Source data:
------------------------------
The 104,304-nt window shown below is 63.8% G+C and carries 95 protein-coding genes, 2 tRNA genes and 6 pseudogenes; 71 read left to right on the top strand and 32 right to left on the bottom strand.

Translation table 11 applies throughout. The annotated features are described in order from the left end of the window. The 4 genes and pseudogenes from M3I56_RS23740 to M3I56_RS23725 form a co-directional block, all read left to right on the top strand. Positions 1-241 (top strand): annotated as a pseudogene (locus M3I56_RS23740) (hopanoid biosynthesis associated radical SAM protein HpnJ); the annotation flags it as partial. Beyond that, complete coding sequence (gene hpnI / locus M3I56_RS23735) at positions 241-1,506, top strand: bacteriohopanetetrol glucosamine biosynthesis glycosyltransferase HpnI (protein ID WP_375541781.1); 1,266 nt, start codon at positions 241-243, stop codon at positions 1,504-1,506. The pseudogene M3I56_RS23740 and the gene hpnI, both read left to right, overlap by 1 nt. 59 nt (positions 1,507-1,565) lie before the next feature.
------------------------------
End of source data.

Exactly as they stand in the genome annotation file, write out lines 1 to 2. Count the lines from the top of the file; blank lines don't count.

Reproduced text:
The 104,304-nt window shown below is 63.8% G+C and carries 95 protein-coding genes, 2 tRNA genes and 6 pseudogenes; 71 read left to right on the top strand and 32 right to left on the bottom strand.

Translation table 11 applies throughout. The annotated features are described in order from the left end of the window. The 4 genes and pseudogenes from M3I56_RS23740 to M3I56_RS23725 form a co-directional block, all read left to right on the top strand. Positions 1-241 (top strand): annotated as a pseudogene (locus M3I56_RS23740) (hopanoid biosynthesis associated radical SAM protein HpnJ); the annotation flags it as partial. Beyond that, complete coding sequence (gene hpnI / locus M3I56_RS23735) at positions 241-1,506, top strand: bacteriohopanetetrol glucosamine biosynthesis glycosyltransferase HpnI (protein ID WP_375541781.1); 1,266 nt, start codon at positions 241-243, stop codon at positions 1,504-1,506. The pseudogene M3I56_RS23740 and the gene hpnI, both read left to right, overlap by 1 nt. 59 nt (positions 1,507-1,565) lie before the next feature.